ITIL 4 Foundation lays the base that all other knowledge will be built upon: introducing a Service Value System (SVS), guiding principles and the ITIL practices.
Four specialist modules are then available. These are:

Four specialist modules are then available. These are:
Create, Deliver & Support
High Velocity IT
Drive Stakeholder Value
Direct, Plan & Improve

If we look at the outcomes for these courses, we can see how appropriate the learning is, especially during the current global emergency.

As organizations are rely on the creation and delivery of new services to adapt the ways in which they are working, ITIL4 CDS comes to the forefront. This course will help your team to

  • Improve existing processes
  • Effectively manage IT teams
  • Optimize value streams and workflows
  • Align digital services with business strategy
  • Develop services to meet demand
  • Integrate new technologies
  • And Embed Lean, Agile, DevOps ways of working

Demand for increases to the speed and quality of services will be seen as organizations adapt to the new world. HVIT will help your team to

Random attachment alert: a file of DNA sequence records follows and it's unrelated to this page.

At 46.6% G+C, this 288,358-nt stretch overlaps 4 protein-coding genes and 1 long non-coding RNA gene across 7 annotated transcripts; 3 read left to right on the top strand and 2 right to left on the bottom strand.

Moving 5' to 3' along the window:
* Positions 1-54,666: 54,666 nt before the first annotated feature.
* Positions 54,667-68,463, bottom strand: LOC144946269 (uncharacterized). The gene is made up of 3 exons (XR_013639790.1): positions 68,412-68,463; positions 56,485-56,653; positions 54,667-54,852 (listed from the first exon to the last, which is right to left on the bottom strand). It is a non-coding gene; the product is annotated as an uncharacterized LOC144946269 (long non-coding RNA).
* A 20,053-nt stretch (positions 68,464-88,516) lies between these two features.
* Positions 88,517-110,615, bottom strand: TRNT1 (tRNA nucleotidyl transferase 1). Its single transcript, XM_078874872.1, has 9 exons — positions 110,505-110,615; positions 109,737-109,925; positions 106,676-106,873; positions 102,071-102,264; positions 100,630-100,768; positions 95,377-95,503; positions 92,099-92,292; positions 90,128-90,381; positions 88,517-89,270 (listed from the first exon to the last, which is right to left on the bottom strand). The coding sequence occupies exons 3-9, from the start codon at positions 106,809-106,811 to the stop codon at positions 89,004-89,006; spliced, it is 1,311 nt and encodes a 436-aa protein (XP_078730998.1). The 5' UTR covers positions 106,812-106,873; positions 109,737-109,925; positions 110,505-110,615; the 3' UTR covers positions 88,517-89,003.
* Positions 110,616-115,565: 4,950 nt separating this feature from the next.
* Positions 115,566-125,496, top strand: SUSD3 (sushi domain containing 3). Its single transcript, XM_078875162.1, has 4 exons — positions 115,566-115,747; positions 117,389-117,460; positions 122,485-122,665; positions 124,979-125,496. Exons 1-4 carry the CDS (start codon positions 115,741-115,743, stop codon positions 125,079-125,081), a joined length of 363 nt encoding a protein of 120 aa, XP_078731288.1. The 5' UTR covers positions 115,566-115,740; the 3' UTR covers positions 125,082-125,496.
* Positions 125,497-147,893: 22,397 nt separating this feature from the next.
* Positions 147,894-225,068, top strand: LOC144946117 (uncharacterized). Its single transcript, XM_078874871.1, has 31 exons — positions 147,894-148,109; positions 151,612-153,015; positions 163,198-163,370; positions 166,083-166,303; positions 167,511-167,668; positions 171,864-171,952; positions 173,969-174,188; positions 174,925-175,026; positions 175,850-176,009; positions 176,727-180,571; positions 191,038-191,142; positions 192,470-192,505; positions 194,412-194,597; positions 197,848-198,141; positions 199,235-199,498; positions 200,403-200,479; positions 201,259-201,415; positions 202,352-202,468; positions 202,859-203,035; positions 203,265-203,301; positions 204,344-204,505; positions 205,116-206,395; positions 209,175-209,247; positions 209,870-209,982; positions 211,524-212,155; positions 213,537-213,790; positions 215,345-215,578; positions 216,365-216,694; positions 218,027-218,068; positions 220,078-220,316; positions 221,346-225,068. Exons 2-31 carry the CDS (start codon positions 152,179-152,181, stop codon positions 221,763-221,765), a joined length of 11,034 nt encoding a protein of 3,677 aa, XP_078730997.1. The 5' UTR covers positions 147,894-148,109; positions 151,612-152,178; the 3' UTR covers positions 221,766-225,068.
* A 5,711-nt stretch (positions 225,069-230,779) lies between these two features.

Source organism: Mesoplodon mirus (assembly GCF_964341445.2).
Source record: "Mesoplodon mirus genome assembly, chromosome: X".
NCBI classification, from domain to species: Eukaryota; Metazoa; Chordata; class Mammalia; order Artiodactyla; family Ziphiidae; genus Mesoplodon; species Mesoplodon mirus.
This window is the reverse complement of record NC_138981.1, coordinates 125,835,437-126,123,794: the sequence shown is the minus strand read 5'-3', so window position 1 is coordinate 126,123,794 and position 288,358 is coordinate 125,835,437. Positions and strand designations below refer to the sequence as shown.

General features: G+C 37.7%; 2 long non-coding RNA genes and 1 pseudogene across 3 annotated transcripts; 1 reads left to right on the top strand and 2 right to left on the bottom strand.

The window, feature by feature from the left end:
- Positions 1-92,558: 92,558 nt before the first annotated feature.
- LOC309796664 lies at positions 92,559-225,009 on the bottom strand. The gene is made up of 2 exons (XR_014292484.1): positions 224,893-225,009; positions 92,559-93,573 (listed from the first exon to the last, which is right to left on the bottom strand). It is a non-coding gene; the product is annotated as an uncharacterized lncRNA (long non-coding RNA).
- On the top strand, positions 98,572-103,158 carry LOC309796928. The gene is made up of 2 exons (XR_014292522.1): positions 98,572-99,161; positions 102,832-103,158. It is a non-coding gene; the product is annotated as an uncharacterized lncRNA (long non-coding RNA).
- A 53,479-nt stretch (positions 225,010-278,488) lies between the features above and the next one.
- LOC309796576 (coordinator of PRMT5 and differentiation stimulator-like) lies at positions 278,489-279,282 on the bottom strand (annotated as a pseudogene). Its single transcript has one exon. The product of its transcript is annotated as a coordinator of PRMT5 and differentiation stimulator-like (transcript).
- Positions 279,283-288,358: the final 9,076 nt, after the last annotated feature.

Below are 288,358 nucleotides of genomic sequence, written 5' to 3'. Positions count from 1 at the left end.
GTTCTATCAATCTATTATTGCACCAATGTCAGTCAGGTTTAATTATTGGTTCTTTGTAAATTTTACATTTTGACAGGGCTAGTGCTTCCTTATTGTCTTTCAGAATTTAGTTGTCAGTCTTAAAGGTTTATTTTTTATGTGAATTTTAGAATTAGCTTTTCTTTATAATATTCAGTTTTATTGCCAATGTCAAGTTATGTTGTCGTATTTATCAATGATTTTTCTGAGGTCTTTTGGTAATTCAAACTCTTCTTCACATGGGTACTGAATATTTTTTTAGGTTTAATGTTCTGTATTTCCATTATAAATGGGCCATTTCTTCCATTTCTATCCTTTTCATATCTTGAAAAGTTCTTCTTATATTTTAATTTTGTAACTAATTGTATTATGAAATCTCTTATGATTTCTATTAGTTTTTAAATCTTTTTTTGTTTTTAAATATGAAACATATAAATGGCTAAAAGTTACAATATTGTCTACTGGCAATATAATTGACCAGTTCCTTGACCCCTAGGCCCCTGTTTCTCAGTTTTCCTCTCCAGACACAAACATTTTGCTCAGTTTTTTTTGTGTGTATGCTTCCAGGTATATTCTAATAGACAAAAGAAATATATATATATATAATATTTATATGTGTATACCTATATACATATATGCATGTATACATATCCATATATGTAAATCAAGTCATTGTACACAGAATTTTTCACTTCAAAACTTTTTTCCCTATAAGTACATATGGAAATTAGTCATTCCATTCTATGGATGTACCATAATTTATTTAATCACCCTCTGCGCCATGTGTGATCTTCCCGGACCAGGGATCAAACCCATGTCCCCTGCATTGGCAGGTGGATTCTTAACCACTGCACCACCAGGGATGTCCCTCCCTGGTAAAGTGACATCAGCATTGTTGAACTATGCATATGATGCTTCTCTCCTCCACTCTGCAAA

• Understand the rapid nature of the digital enterprise and how to co-create resilient and valuable digital services at speed
  • Understand the benefits of a less centralized approach to IT service delivery
  • Utilize the latest digital technology to optimize end-user services and maximize investments
  • Balance working with complex, adaptive systems and flexible processes that can adapt to changing environments
  • Demonstrate how to integrate the digital product lifecycle with ITIL’s core operating model to meet and exceed business goals
  • Utilize new ways of working and approaches to enable small incremental steps and effectively work with new and complex systems.

 

And ultimately, while providing training will be of benefit to your organization, it will allow employees to feel as though they are part of a team, working together to see success for everyone. An investment in training can provide great returns, with happier staff providing better services for happier, more satisfied customers and stakeholders.

Get in touch to start your team training project today.

Kirsty Unila

Kirsty Unila provides dedicated support to our customers and partners. Kirsty and her team look after corporate accounts and make sure our clients have everything they need – from training needs analysis to ongoing reporting and next steps.